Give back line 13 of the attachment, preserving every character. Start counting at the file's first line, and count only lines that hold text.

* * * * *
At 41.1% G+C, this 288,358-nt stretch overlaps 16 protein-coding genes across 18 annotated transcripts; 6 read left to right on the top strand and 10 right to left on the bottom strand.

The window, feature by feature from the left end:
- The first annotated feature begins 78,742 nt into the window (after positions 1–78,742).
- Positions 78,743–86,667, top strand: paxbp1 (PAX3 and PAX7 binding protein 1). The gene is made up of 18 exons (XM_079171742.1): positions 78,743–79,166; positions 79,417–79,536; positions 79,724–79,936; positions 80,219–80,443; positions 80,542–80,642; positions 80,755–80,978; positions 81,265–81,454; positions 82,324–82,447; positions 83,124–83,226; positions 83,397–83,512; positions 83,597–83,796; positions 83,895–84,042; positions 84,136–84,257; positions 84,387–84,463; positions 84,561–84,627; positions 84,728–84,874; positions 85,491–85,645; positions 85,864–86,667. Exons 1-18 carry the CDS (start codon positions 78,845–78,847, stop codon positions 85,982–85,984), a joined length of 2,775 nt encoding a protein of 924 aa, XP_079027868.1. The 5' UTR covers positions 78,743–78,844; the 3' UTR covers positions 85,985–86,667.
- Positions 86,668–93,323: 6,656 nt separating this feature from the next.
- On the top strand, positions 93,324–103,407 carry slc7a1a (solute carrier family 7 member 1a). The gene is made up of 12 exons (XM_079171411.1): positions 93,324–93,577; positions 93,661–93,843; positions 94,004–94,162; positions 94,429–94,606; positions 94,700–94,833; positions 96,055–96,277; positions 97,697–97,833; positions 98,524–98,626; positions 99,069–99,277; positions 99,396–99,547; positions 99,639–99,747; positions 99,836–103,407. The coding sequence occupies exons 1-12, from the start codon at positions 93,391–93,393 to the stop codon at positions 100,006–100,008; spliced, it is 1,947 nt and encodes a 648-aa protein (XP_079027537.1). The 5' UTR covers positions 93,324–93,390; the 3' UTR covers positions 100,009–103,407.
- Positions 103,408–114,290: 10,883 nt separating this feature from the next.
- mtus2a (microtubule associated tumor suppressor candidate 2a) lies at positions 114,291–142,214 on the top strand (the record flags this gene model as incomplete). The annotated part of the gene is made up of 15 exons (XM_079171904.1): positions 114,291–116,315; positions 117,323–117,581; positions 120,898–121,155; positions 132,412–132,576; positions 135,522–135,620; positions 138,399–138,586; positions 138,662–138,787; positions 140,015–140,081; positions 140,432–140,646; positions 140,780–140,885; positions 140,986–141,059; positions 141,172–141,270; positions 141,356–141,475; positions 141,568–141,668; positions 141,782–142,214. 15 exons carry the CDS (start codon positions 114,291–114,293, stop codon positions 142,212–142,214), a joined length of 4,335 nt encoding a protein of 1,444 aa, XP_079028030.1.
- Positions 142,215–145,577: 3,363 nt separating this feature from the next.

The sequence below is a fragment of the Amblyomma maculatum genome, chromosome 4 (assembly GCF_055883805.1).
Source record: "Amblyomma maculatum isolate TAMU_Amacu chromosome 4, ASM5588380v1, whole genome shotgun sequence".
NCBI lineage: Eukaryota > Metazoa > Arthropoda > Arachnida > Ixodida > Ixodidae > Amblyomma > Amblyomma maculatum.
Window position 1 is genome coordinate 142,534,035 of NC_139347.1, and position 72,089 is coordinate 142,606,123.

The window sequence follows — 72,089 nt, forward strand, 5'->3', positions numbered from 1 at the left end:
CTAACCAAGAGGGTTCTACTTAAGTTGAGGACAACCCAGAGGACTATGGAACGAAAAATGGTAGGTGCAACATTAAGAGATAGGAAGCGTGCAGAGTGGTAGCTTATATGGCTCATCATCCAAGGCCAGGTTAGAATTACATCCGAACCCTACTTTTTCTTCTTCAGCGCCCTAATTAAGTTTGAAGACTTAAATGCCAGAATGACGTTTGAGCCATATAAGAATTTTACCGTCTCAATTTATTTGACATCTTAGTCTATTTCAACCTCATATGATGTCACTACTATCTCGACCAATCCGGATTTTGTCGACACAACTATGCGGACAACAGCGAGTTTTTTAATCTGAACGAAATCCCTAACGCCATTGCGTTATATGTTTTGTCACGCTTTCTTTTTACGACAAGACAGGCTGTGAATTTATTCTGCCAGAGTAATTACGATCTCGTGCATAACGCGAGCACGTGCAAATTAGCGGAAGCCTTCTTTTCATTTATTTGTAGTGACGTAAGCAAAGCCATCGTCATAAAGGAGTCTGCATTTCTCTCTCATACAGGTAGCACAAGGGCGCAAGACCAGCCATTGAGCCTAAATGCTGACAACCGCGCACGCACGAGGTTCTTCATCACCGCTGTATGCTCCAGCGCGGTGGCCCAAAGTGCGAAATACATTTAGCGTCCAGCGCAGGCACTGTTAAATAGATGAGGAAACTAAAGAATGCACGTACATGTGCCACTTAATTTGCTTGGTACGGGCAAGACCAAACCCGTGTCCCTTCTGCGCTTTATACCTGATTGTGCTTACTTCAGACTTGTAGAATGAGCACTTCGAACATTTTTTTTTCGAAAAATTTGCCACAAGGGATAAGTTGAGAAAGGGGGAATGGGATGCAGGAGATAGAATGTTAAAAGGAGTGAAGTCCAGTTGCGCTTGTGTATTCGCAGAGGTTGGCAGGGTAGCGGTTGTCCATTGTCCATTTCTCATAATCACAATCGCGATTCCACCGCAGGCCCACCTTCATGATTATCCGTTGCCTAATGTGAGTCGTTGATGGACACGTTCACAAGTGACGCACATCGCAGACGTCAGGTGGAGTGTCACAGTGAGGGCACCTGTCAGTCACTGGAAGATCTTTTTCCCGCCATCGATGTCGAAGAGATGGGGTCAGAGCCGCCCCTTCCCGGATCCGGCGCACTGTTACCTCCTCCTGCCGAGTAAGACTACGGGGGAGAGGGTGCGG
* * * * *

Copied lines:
Window position 1 is genome coordinate 142,534,035 of NC_139347.1, and position 72,089 is coordinate 142,606,123.